Back in the mid-90s, Bowles helped put together the funding for Power Computing, the first company selected by Apple to make Mac clones. The investment paid off big-time when Steve Jobs came back in 1997 and bought Power Computing for $100 million, just to kill the company off.
Around the same time, Bowles did it again. He helped put together funding for a company called Panorama Designs, which put together the first Mac laptop clones. Motorola eventually bought Panorama Designs for $130 million, but when Jobs came back to Apple, he made sure Motorola (who designed all of Apple’s PowerPC chips) was too petrified of losing their contract with Cupertino that they let their new acquisition just die.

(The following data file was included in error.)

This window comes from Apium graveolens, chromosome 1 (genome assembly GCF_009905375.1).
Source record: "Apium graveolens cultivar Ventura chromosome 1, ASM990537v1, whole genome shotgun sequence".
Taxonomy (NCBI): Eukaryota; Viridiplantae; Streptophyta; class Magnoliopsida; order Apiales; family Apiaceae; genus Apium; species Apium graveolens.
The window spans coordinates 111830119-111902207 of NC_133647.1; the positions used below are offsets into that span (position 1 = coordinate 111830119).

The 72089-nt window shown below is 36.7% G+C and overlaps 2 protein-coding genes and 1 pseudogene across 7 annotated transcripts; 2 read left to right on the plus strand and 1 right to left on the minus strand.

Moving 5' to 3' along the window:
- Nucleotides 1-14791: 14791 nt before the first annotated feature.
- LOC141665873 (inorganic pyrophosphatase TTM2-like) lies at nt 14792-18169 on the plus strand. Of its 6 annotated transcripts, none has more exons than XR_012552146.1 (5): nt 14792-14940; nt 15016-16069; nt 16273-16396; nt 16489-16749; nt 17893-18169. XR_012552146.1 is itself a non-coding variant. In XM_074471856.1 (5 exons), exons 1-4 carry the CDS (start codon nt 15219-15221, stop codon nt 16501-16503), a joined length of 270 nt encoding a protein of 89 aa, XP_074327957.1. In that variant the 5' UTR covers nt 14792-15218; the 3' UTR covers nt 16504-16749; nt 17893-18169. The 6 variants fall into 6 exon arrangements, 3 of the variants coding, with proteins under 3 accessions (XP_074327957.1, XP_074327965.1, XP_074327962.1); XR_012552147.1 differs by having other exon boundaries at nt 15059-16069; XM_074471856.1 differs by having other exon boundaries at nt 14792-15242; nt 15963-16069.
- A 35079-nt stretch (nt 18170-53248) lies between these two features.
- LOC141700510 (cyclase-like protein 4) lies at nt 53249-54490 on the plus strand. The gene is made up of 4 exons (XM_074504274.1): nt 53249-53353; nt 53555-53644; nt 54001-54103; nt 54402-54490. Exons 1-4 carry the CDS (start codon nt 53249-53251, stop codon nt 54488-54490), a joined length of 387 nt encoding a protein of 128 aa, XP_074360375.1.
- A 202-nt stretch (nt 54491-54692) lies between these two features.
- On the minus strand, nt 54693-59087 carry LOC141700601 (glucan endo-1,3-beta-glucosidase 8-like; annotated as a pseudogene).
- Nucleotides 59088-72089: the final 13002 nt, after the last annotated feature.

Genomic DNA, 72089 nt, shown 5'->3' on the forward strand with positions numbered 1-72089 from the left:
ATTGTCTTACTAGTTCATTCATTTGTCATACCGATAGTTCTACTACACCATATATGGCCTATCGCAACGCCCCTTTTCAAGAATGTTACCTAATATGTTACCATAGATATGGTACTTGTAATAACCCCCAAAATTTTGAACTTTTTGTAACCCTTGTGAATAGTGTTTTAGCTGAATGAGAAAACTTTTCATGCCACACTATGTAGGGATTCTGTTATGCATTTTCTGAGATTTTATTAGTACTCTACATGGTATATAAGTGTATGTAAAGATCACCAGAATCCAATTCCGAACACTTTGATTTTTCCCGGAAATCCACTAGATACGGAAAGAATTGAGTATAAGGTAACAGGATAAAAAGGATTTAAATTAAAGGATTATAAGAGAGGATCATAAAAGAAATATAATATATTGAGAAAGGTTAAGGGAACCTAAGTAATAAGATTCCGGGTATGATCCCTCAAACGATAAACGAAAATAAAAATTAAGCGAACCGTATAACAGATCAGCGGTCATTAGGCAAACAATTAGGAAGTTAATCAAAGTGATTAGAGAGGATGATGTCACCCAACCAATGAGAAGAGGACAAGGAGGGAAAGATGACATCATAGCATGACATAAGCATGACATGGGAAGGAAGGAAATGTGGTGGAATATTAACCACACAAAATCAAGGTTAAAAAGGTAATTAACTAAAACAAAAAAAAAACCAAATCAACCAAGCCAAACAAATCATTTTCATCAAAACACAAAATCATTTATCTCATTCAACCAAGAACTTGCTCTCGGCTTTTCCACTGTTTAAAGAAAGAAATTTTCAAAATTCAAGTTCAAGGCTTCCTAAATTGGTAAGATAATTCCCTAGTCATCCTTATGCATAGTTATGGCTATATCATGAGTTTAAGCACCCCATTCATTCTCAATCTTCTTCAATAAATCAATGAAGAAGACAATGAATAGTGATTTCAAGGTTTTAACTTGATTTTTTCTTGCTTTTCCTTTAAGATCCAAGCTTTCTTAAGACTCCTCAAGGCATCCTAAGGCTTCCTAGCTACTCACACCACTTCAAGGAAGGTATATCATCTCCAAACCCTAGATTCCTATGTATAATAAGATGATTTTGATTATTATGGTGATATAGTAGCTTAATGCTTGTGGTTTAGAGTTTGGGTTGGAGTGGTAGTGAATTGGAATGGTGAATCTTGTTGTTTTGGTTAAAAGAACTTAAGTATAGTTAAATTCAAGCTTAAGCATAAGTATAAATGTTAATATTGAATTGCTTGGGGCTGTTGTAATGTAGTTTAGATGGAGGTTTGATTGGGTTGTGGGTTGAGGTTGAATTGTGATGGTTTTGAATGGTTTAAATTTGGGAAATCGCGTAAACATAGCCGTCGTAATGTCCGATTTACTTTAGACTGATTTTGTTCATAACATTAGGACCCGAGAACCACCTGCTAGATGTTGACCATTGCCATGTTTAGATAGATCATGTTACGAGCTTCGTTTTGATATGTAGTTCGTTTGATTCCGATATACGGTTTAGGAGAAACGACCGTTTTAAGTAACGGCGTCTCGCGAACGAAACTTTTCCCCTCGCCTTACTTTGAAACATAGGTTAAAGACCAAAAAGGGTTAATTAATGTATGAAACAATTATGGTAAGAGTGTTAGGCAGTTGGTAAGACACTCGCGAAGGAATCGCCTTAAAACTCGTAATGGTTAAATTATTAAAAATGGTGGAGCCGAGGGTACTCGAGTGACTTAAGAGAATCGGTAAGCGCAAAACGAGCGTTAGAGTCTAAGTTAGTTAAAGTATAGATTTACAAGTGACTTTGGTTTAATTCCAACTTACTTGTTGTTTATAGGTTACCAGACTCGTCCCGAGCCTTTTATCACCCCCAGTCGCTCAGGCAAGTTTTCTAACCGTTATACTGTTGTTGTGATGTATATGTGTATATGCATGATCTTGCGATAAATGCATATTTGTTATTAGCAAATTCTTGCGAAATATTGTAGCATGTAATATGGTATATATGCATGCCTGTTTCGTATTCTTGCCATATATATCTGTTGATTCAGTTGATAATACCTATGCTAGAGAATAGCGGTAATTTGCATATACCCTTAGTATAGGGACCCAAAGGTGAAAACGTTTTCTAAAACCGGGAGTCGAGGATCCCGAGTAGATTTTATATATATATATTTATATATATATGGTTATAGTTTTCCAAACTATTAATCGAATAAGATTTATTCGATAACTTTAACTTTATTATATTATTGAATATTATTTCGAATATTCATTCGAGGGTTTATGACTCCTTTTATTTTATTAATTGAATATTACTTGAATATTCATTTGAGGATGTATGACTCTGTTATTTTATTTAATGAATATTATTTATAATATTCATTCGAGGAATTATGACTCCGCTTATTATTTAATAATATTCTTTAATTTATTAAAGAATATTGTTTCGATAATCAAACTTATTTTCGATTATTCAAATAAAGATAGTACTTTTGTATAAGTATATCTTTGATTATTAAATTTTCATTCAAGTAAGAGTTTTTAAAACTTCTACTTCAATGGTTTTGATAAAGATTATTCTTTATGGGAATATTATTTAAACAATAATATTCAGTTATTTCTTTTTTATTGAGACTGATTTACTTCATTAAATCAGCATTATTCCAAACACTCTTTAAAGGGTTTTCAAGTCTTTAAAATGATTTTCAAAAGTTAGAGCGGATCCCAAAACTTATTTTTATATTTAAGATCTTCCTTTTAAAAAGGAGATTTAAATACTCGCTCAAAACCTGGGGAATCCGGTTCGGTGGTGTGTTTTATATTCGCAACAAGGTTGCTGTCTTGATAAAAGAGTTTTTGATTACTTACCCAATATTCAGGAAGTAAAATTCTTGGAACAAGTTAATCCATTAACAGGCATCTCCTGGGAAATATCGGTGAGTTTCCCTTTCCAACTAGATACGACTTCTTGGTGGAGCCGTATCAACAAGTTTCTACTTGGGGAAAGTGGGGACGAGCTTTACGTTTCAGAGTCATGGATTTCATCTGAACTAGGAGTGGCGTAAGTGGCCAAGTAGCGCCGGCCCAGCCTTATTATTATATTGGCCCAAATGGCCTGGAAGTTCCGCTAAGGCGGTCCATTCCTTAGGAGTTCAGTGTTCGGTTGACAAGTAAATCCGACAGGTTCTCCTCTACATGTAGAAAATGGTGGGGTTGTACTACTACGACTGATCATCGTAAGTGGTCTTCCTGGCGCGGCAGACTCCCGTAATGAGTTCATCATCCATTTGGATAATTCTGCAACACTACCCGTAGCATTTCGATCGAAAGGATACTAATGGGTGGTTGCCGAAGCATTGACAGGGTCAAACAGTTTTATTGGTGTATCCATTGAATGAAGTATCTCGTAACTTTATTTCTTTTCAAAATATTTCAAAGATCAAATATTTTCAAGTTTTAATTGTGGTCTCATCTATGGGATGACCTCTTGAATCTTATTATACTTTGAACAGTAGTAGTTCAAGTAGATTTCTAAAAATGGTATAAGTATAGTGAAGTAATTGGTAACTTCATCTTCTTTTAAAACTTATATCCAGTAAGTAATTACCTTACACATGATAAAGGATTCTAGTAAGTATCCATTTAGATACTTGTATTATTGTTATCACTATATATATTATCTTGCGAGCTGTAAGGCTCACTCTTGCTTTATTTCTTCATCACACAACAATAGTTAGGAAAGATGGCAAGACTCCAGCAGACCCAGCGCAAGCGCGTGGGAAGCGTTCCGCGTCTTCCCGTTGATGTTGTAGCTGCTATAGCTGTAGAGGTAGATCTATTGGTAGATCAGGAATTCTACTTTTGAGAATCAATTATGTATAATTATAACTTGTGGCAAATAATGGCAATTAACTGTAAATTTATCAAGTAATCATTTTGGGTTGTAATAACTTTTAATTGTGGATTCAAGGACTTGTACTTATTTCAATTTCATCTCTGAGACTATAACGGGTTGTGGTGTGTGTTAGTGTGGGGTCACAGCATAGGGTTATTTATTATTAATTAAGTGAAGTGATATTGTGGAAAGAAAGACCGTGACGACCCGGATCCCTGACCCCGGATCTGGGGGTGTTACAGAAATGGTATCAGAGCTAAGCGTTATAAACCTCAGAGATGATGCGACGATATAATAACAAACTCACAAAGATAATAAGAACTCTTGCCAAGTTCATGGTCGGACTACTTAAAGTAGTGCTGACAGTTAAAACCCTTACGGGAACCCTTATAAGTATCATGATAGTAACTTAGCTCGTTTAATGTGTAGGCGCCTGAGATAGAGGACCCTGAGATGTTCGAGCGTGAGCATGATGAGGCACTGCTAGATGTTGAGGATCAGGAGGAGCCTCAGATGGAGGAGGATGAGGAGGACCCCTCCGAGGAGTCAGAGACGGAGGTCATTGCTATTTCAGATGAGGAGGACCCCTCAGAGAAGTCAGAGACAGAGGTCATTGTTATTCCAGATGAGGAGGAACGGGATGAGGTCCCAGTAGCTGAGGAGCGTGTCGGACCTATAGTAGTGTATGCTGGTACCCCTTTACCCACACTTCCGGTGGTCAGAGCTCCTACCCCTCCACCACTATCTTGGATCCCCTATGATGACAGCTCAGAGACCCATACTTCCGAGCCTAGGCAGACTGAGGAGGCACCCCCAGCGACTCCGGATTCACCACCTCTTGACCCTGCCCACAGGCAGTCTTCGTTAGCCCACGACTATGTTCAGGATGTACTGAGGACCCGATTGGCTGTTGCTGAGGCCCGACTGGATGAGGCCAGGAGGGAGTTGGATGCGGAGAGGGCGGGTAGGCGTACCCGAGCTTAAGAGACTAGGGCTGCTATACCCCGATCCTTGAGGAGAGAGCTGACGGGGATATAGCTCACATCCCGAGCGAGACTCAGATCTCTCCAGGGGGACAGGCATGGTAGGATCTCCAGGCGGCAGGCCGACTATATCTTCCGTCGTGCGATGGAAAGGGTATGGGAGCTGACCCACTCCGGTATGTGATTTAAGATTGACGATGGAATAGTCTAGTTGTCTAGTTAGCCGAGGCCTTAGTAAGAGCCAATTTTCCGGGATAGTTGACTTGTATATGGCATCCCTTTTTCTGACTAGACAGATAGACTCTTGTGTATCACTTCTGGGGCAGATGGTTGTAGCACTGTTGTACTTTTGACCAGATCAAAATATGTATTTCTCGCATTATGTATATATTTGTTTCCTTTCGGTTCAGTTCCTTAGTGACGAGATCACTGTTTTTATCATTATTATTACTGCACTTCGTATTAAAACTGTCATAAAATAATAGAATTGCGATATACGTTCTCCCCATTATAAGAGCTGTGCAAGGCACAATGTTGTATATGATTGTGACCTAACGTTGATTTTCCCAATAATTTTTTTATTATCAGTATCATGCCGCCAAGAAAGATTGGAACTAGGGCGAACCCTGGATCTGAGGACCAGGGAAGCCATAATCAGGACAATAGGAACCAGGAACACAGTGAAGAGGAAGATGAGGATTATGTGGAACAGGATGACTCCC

Fast forward fifteen years, and Bowles has figured out a new way to make money off of Apple designs. Unlike his forays in the 90s cloning Apple devices, though, Bowles’s nw company does something different: they make ATMs that buy people’s old iPhones, iPods and iPads for cash on the spot.